Sony officials are trying to clarify SCEE president David
Reeve’s comments regarding the eventual end of the 60GB PS3. Posted on the
official PlayStation blog, SCEA communications officer Dave Karraker wrote,
“As we announced this week, SCEA’s product offering in North America consists
of a 80GB PS3 available in August and a 60GB PS3 available now for $499. We
will have ample supplies of both models to meet the needs of consumers for the
Karraker revealed to Joystiq
that “the foreseeable future,” equates to several months: “The 60GB PS3 will be
available in North America for $499 until supplies of that unit are depleted.
We have ample inventory to meet the immediate needs of consumers in this
territory for several months to come. We won't be making any further
announcements regarding our hardware offerings in the North America at this
The same news comes from even higher up the corporate chain,
as SCEI president Kaz Hirai said in a recent VG TV interview, “Just
from a hardware perspective, the $499 price adjustment that we did for the 60GB
version for the American market, we’re no longer in production for that
product. So once that product is gone from the retailers’ shelves, then we’re back
to the $599 SKU only, so it’s not like we have a two price strategy here in the
U.S. market, which we found very early on consumers that react most to just
having one SKU as opposed to two.”
quote: 1. My post claiming that the score of 5 was unearned was aimed at the lemming post. At least your post had some content.
quote: 2. Claiming that a shrink of the die and an increase in the warranty period are some kind of upgrade seems odd to me. If I had to send my console back a couple of times a year and get a new one, I would not be bothered. As long as Microsoft takes care of their customers, who cares if the failure rate is 99%. It's their money they keep losing. But to market the rectification of such issues as an upgrade is misguided.
quote: 3. It IS fair to connect Microsoft to HD. Microsoft built and marketed the disk authoring technology used in creating HD-DVDs. They were partners with Toshiba from the beginning. They were just unwilling to put it all on the line like Sony - for better or for worse.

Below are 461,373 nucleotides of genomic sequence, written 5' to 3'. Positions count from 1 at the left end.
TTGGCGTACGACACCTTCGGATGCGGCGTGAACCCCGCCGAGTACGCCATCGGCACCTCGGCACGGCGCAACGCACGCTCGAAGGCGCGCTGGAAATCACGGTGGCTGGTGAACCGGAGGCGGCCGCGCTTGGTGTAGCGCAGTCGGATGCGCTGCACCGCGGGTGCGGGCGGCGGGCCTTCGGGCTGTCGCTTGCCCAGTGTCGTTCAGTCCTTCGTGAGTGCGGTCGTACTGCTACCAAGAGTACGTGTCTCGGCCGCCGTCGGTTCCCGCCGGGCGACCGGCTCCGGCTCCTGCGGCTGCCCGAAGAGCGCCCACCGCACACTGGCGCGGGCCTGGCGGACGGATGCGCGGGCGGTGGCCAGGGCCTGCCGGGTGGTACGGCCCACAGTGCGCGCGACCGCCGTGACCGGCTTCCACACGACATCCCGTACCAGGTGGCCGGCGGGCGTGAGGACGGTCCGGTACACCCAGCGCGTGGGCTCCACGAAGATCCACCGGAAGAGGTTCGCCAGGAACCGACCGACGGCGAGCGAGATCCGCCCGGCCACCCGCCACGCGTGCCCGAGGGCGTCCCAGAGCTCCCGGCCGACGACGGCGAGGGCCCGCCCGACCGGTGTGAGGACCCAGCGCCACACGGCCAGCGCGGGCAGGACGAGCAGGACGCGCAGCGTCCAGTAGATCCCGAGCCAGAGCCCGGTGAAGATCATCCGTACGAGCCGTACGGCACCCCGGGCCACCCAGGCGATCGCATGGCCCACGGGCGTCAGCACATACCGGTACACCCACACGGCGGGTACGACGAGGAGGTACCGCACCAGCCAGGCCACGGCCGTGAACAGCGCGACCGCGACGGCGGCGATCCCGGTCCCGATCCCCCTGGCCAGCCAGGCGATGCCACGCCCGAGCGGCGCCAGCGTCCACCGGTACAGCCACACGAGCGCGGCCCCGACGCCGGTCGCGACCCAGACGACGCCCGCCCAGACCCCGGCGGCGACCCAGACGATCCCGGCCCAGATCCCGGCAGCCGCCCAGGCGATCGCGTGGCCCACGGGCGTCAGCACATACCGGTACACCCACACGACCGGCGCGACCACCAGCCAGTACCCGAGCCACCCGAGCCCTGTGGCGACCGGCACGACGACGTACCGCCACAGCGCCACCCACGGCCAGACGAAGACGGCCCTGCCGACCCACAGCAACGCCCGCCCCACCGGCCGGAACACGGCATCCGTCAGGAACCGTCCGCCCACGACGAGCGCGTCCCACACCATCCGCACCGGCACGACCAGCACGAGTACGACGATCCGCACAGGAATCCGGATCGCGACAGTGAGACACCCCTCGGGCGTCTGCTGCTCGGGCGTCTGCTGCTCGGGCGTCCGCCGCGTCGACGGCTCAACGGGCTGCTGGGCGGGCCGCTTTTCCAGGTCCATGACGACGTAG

quote: 4. No matter how logical you make your arguments, you are still a Microsoft Fanboy. You are just a more intelligent one. Not like scrapsma54 (Lemming man). And that would make me a Sony Fanboy.
quote: Correction - HDDVD was actually created by Toshiba in conjunction with NEC. Microsoft was not a creator, but an adopter.
quote: I'd rather them sell a PS3 at 299 with no Hard Drive.
quote: All while offering a 3 yr warranty
quote: “We just felt that we didn't want to complicate things; we wanted to have one model, and we've had one model, we've done very well with it, now we'll add value and we'll think about what we'll do closer to Christmas,”
quote: we've had one model, we've done very well with it
quote: now we'll add value
quote: we'll think about what we'll do closer to Christmas
quote: Following the above reasoning, Reeve was asked why SCEA would choose the slightly larger hard drive if it isn’t necessary. “The difference is that the 60GB we have now has about 88 per cent backwards compatibility,” Reeve replied, referencing the difference in backwards compatibility hardware. “The 60GB they had had 100 per cent backwards compatibility. They felt that by going down for 100 to 88, for example, that they'd have to add something in – and that's what they did.”